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Homemade tonic: actually easy?

Ellaginandtonicbymattpowers (Photo of Ella's Gin and Tonic by Matt Powers of MattPowersPhotography.com)


Last week I was in Sacramento reporting on the local cocktail scene for Tasting Panel Magazine. We stumbled into Ella, a fine dining restaurant  where the signature cocktail is a gin and (homemade) tonic.

I've tried several versions of homemade tonic water and even made my own, and to be honest none of them were mind-blowing. Schweppe's Indian Tonic is better. But this one at Ella is terrific and fresh, and the secret is... not to make it into a syrup first.

Bartender Chris Dooley made the drink by adding ground cinchona bark powder - probably 1/8 teaspoon of it or less- to an empty glass, then adding the gin (209 Gin in their case), lemon and lime juice, cane sugar syrup, ice, and soda water.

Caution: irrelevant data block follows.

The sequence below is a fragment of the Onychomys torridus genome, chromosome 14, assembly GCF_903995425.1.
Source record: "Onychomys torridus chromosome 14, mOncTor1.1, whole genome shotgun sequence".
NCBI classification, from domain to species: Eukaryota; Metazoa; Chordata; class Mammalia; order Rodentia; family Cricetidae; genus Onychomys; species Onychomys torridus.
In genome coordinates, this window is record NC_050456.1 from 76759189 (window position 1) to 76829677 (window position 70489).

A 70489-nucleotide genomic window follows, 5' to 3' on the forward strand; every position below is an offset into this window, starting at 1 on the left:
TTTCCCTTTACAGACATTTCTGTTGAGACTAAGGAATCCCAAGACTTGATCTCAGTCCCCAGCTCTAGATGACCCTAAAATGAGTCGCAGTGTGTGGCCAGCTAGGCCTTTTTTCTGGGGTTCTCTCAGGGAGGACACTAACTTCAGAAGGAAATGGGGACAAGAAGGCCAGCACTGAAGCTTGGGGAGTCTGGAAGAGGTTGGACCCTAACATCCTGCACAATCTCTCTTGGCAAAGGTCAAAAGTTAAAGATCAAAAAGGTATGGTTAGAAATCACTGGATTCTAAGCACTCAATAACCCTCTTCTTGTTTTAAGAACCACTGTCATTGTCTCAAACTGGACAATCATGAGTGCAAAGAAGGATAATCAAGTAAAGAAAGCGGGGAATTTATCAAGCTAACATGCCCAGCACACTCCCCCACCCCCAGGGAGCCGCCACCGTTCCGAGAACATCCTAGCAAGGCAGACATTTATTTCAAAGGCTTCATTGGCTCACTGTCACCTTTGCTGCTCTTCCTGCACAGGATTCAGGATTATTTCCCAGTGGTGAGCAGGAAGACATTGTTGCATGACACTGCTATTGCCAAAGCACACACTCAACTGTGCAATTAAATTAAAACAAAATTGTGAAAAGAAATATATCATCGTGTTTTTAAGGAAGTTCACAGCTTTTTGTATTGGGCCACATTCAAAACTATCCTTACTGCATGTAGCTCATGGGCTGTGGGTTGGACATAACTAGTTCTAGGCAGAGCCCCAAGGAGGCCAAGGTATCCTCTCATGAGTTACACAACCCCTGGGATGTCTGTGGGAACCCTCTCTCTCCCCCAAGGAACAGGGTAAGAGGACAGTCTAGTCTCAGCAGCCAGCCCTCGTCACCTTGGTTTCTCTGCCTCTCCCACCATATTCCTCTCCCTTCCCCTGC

Dooley said they found cinchona bark powder doesn't dissolve well into anything except the gin, which is why they put it in before the other ingredients. That said, you could still see particles of the bark powder at the bottom of the glass. Yet this drink didn't taste as barky as the syrup that I made, even though I ran it through coffee filters a couple of times. It was fresh and bitter and really good.

I haven't tried to replicate the drink at home yet, so please let me know if you've made it work (or not) this way. It would be hilarious to find out in that trying to get the tonic into syrup form people have been overthinking what could be simple homemade tonic water.

Camper's Book: Tonic Water AKA G&T WTF is now available for sale.

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